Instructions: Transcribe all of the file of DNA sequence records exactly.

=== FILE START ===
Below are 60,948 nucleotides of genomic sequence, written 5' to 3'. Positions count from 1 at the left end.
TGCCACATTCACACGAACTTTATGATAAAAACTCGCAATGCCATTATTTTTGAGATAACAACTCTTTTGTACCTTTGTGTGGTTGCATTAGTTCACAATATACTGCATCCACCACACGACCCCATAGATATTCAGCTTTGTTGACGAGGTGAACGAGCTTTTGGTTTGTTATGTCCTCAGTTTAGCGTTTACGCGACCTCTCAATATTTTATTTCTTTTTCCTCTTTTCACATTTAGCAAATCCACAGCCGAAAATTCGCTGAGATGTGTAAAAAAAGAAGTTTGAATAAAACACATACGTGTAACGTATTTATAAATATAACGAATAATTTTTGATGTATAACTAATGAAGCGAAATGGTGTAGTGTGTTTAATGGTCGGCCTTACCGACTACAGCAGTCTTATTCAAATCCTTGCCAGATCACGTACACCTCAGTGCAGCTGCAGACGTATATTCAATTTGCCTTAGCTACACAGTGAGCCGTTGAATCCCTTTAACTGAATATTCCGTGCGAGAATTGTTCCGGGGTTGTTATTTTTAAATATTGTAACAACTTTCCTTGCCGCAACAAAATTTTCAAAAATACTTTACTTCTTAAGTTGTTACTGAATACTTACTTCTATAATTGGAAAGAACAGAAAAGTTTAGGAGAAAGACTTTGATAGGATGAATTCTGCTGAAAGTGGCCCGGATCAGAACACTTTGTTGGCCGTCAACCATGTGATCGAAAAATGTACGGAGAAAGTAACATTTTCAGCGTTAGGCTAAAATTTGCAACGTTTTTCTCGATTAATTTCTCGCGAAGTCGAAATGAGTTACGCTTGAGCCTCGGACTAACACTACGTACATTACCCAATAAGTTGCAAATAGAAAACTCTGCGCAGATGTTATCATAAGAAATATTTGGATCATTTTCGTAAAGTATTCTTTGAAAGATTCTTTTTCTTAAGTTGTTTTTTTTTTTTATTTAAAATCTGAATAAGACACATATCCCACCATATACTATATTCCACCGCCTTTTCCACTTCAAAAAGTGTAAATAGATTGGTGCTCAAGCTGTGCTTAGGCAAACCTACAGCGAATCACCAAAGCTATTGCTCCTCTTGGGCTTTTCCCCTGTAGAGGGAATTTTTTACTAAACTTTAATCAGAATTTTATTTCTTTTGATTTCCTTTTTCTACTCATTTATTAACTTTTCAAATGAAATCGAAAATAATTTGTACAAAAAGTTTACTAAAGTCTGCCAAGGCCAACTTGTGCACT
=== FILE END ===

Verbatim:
Below are 60,948 nucleotides of genomic sequence, written 5' to 3'. Positions count from 1 at the left end.
TGCCACATTCACACGAACTTTATGATAAAAACTCGCAATGCCATTATTTTTGAGATAACAACTCTTTTGTACCTTTGTGTGGTTGCATTAGTTCACAATATACTGCATCCACCACACGACCCCATAGATATTCAGCTTTGTTGACGAGGTGAACGAGCTTTTGGTTTGTTATGTCCTCAGTTTAGCGTTTACGCGACCTCTCAATATTTTATTTCTTTTTCCTCTTTTCACATTTAGCAAATCCACAGCCGAAAATTCGCTGAGATGTGTAAAAAAAGAAGTTTGAATAAAACACATACGTGTAACGTATTTATAAATATAACGAATAATTTTTGATGTATAACTAATGAAGCGAAATGGTGTAGTGTGTTTAATGGTCGGCCTTACCGACTACAGCAGTCTTATTCAAATCCTTGCCAGATCACGTACACCTCAGTGCAGCTGCAGACGTATATTCAATTTGCCTTAGCTACACAGTGAGCCGTTGAATCCCTTTAACTGAATATTCCGTGCGAGAATTGTTCCGGGGTTGTTATTTTTAAATATTGTAACAACTTTCCTTGCCGCAACAAAATTTTCAAAAATACTTTACTTCTTAAGTTGTTACTGAATACTTACTTCTATAATTGGAAAGAACAGAAAAGTTTAGGAGAAAGACTTTGATAGGATGAATTCTGCTGAAAGTGGCCCGGATCAGAACACTTTGTTGGCCGTCAACCATGTGATCGAAAAATGTACGGAGAAAGTAACATTTTCAGCGTTAGGCTAAAATTTGCAACGTTTTTCTCGATTAATTTCTCGCGAAGTCGAAATGAGTTACGCTTGAGCCTCGGACTAACACTACGTACATTACCCAATAAGTTGCAAATAGAAAACTCTGCGCAGATGTTATCATAAGAAATATTTGGATCATTTTCGTAAAGTATTCTTTGAAAGATTCTTTTTCTTAAGTTGTTTTTTTTTTTTATTTAAAATCTGAATAAGACACATATCCCACCATATACTATATTCCACCGCCTTTTCCACTTCAAAAAGTGTAAATAGATTGGTGCTCAAGCTGTGCTTAGGCAAACCTACAGCGAATCACCAAAGCTATTGCTCCTCTTGGGCTTTTCCCCTGTAGAGGGAATTTTTTACTAAACTTTAATCAGAATTTTATTTCTTTTGATTTCCTTTTTCTACTCATTTATTAACTTTTCAAATGAAATCGAAAATAATTTGTACAAAAAGTTTACTAAAGTCTGCCAAGGCCAACTTGTGCACT